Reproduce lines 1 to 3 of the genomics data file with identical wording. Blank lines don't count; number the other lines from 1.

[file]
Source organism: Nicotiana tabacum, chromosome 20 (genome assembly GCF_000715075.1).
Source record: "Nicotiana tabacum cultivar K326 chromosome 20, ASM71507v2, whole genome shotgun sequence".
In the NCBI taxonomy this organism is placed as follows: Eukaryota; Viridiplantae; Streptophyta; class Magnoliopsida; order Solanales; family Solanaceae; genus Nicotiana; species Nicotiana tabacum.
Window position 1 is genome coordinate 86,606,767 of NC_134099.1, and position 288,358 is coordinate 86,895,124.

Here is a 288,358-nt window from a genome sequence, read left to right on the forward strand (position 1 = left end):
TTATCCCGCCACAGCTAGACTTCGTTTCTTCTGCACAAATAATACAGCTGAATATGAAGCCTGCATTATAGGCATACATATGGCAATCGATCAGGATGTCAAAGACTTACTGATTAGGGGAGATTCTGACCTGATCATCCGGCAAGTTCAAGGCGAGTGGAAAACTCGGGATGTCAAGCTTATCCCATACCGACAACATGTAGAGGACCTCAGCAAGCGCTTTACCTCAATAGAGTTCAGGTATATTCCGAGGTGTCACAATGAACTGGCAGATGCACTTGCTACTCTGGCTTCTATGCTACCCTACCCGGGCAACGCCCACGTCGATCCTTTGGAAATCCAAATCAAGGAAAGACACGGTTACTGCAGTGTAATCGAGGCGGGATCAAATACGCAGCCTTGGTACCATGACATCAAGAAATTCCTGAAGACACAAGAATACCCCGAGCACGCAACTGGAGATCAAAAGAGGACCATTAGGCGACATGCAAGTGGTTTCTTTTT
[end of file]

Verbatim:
Source organism: Nicotiana tabacum, chromosome 20 (genome assembly GCF_000715075.1).
Source record: "Nicotiana tabacum cultivar K326 chromosome 20, ASM71507v2, whole genome shotgun sequence".
In the NCBI taxonomy this organism is placed as follows: Eukaryota; Viridiplantae; Streptophyta; class Magnoliopsida; order Solanales; family Solanaceae; genus Nicotiana; species Nicotiana tabacum.